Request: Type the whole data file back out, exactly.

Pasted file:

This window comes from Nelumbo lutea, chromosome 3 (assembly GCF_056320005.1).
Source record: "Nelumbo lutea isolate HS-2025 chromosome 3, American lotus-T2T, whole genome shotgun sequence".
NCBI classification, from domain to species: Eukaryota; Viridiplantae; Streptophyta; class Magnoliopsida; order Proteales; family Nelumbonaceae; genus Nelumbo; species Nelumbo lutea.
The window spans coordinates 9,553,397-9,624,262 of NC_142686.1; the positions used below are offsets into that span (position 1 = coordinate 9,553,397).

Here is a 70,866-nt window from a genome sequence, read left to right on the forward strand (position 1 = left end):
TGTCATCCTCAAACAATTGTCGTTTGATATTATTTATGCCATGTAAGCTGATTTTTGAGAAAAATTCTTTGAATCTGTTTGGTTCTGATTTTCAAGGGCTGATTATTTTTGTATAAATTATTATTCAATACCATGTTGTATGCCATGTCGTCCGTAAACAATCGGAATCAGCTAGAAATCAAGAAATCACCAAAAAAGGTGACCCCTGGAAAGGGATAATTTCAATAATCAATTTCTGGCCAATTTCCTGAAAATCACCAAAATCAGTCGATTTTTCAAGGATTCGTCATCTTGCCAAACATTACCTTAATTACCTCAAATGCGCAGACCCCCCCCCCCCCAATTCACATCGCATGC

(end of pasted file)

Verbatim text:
This window comes from Nelumbo lutea, chromosome 3 (assembly GCF_056320005.1).
Source record: "Nelumbo lutea isolate HS-2025 chromosome 3, American lotus-T2T, whole genome shotgun sequence".
NCBI classification, from domain to species: Eukaryota; Viridiplantae; Streptophyta; class Magnoliopsida; order Proteales; family Nelumbonaceae; genus Nelumbo; species Nelumbo lutea.
The window spans coordinates 9,553,397-9,624,262 of NC_142686.1; the positions used below are offsets into that span (position 1 = coordinate 9,553,397).

Here is a 70,866-nt window from a genome sequence, read left to right on the forward strand (position 1 = left end):
TGTCATCCTCAAACAATTGTCGTTTGATATTATTTATGCCATGTAAGCTGATTTTTGAGAAAAATTCTTTGAATCTGTTTGGTTCTGATTTTCAAGGGCTGATTATTTTTGTATAAATTATTATTCAATACCATGTTGTATGCCATGTCGTCCGTAAACAATCGGAATCAGCTAGAAATCAAGAAATCACCAAAAAAGGTGACCCCTGGAAAGGGATAATTTCAATAATCAATTTCTGGCCAATTTCCTGAAAATCACCAAAATCAGTCGATTTTTCAAGGATTCGTCATCTTGCCAAACATTACCTTAATTACCTCAAATGCGCAGACCCCCCCCCCCCCAATTCACATCGCATGC